For many libertarians, the single most important policy reform today would be abolishing the Federal Reserve and replacing it with competing currencies issued by unregulated, private banks. Ron Paul has repeatedly introduced bills to abolish the Fed and has made the issue a key theme of his presidential campaigns. Many libertarians get involved in efforts to use silver as a medium of exchange, such as the Liberty Dollar and Shire Silver.
Why do so many libertarians think that abolishing the Fed should take such a high priority? Some economists have explored the history and theory of “free banking,” such as Larry White and George Selgin. But I suspect many libertarians derive their monetary ideas not from reading White or Selgin, but from Ron Paul or lurid, conspiratorial books like The Creature from Jekyll Island. One commonly encounters views such as, “The Fed is creating hyperinflation that will destroy the value of the dollar,” and, “The Fed prints money to fund the government’s war machine.”
It’s important to note that these views are not correct. The main way that the Fed creates money is by reducing the interest rate it charges to member banks, not by buying government bonds. The main beneficiaries of this new money are member banks and debtors. Recently, the Fed has undertaken large purchases of government bonds, activities that have come to be called “quantitative easing.” But the reason for quantitative easing has not been a desire to fund the “war machine,” but the sincere belief of central bankers that monetary stimulus is effective at bringing an economy out of a severe recession. A further round of quantitative easing now appears unlikely, and so does massive inflation. The Fed doesn’t like inflation beyond a low, consistent level, because the Fed is largely comprised of career bankers and academic economists who realize that high or variable inflation erodes savings and leads to malinvestment.
Isn’t the Federal Reserve a “central planner”? Central planning is bound to fail, so market economists believe. Therefore, shouldn’t the Fed be headed for a fall?
I don’t think the Fed actually is a central planner. The Fed doesn’t determine the actual money supply directly. It can’t force people either to hold or to spend money. It can’t even force its own member banks to loan money. The Fed does tinker with monetary instruments to try to harness the business cycle, often unsuccessfully. The Fed deserves its share of criticism, but there are several reasons why in 21st-century America, its power is limited.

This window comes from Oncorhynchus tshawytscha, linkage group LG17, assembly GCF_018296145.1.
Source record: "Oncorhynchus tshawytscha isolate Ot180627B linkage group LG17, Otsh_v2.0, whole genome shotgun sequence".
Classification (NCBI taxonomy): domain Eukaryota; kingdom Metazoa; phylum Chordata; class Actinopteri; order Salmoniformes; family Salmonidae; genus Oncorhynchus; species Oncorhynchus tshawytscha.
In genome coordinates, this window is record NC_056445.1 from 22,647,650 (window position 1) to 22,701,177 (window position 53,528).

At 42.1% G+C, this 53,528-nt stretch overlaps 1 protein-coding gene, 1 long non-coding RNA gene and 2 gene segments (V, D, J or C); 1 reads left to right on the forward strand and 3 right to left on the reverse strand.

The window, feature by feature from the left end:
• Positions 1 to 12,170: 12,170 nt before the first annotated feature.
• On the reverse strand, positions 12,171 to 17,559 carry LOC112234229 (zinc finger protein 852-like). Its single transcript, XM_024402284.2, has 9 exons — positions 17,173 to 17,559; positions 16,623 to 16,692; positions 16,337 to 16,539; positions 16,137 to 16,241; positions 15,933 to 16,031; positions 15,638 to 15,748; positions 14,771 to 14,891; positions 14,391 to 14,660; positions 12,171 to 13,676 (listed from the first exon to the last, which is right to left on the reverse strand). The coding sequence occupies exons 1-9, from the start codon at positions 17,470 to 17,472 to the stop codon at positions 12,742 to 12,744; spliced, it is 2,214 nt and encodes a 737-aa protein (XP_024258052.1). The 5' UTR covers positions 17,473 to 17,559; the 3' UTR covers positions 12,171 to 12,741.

First, the U.S. lacks capital and exchange controls. If you want to convert dollars to gold, silver, platinum, oil, land, or euros, you’re free to do so. Therefore, there is an important competitive constraint on the Fed that central planners don’t face. If the Fed inflated too much, people would get rid of their dollars, the value of the dollar would fall, and the Fed’s monetary policy would become increasingly irrelevant. (If the Fed were orchestrating massive inflation, we would expect to see capital and exchange controls imposed.)
Second, the U.S. doesn’t ban exchange in currencies other than dollars, or force anyone except creditors and government bodies to accept dollars in payment. Most Americans use the dollar because it’s proved to be a convenient medium of exchange and unit of account. It’s passed the market test. Even an advocate of a fully private, deregulated banking and currency market like myself has to concede that such a system would face more costs in this area. In a more competitive system, merchants would have to assess the validity and reliability of each note or coin passed to them. In practice, they are likely to accept only notes from the most reputable issuers, such as the Federal Reserve!
Third, the U.S. government doesn’t actually ban banking outside the Federal Reserve system. Almost all banks choose to join the system because in doing so they enjoy the substantial benefit of taxpayer-subsidized deposit insurance. Now, deposit insurance truly is a bane on the financial system, infecting it with great moral hazard. Because of deposit insurance, most bank customers consider only the interest rate when they choose a bank, a sure incentive for banks to take on risky assets.
So instead of abolishing the Fed, why not argue for abolishing deposit insurance, allowing financial institutions to suspend payments in order to forestall runs, and enacting a credible ban on all future bailouts? Once that happens, the Fed will be more or less just one more note issuer in a competitive market. But don’t expect a business-cycle-free utopia to take hold. The Fed has made plenty of mistakes, but they have also learned how to avoid creating another great depression or another great stagflation. Obsession with free banking makes much less sense than obsession with, say, ending the war on drugs or reforming entitlements.